Preliminary data indicate that the rate of oleic acid oxidation is 21 percent increased compared to palmitic acid. If the ratio of OA to PA in the diet were to increase, the rate of total fatty acid oxidation in the fed state also may increase; thus, daily fat balance might be decreased in humans fed diets enriched in OA. This would have significance to the treatment and prevention of obesity. Indirect calorimetry will be performed in the fed and fasting state in 34 young, healthy adults who will be studied under two conditions: after a 30-day, solid food diet (""""""""run-in phase"""""""") and again, after a 30-day formula diet. The subjects will be randomized to receive either a Control Formula similar to the solid food diet (OA=PA=16.4 percent total kcal) or a High Oleic Acid Formula (OA=31.4 percent kcal; PA=1.7 percent kcal). Using dual-energy x-ray absorptiometry, body composition will be monitored before and after the formula diet. The principal investigator (PI) will address four specific aims.
In specific aim 1, the PI will determine if a higher intake of oleic acid (and a reciprocally lower intake of palmitic acid) is associated with a higher rate of fat oxidation. The PI hypothesizes that the rate of fat oxidation (g/hr) in the fed state, adjusted for the covariate effect of the rate of fat oxidation on the solid food diet, will be higher (30 percent) in those subjects randomized to the OA-enriched diet compared to controls. In the specific aim 2, the PI will measure energy intake required to maintain constant body weight during each diet and to measure fat-free mass and fat mass, before and after each dietary change. The PI hypothesizes that a higher rate of fat oxidation on the high OA diet will be associated with a higher energy intake required to maintain constant body weight.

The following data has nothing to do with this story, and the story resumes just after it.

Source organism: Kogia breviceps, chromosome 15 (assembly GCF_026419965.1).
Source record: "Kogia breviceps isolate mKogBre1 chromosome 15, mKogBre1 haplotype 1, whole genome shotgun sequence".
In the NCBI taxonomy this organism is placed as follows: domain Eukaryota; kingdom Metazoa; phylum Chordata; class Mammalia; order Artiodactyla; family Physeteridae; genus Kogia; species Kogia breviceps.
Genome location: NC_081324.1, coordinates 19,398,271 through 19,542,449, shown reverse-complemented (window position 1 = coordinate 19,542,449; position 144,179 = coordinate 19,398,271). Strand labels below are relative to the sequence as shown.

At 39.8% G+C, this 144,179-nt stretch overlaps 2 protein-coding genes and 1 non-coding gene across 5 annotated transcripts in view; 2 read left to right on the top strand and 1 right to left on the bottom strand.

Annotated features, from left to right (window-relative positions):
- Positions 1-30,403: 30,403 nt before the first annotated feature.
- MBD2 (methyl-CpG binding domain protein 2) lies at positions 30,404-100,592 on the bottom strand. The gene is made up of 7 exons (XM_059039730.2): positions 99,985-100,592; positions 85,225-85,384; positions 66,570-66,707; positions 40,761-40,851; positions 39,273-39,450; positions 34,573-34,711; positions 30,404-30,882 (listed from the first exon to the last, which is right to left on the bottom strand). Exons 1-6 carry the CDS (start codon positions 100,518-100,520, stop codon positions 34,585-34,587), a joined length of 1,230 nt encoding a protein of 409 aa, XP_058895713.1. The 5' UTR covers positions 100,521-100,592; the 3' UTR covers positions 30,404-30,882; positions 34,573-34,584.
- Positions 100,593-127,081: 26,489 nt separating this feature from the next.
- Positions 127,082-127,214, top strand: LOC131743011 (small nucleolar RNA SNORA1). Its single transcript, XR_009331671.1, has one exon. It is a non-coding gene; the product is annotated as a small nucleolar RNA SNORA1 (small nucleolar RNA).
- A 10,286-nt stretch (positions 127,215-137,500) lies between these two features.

In specific aim 3, the PI will compare fat oxidation on the liquid formula diet with that observed on the solid food diet. The PI hypothesizes that fat oxidation will increase in those fed the OA-enriched diet.
In specific aim 4, the PI will measure the thermic effect of feeding during both the solid food and formula diet periods. The PI hypothesizes that the high OA feeding will be associated with a higher thermic effect of feeding.

National Institute of Health (NIH)
National Institute of Diabetes and Digestive and Kidney Diseases (NIDDK)
Research Project (R01)
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Nutrition Study Section (NTN)
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Robuck, Patricia R
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Nationwide Children's Hospital
United States
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Kien, C Lawrence; Everingham, Karen I; D Stevens, Robert et al. (2011) Short-term effects of dietary fatty acids on muscle lipid composition and serum acylcarnitine profile in human subjects. Obesity (Silver Spring) 19:305-11
Kien, Craig Lawrence (2009) Dietary interventions for metabolic syndrome: role of modifying dietary fats. Curr Diab Rep 9:43-50
Kien, C Lawrence; Bunn, Janice Y (2008) Gender alters the effects of palmitate and oleate on fat oxidation and energy expenditure. Obesity (Silver Spring) 16:29-33
Kien, C Lawrence; Bunn, Janice Y (2007) Effects of palmitate and oleate on the respiratory quotient during acute feeding. Obesity (Silver Spring) 15:1640-2
Borsheim, Elisabet; Kien, C Lawrence; Pearl, William M (2006) Differential effects of dietary intake of palmitic acid and oleic acid on oxygen consumption during and after exercise. Metabolism 55:1215-21
Kien, C Lawrence; Bunn, Janice Y; Ugrasbul, Figen (2005) Increasing dietary palmitic acid decreases fat oxidation and daily energy expenditure. Am J Clin Nutr 82:320-6
Kien, C Lawrence; Ugrasbul, Figen (2004) Prediction of daily energy expenditure during a feeding trial using measurements of resting energy expenditure, fat-free mass, or Harris-Benedict equations. Am J Clin Nutr 80:876-80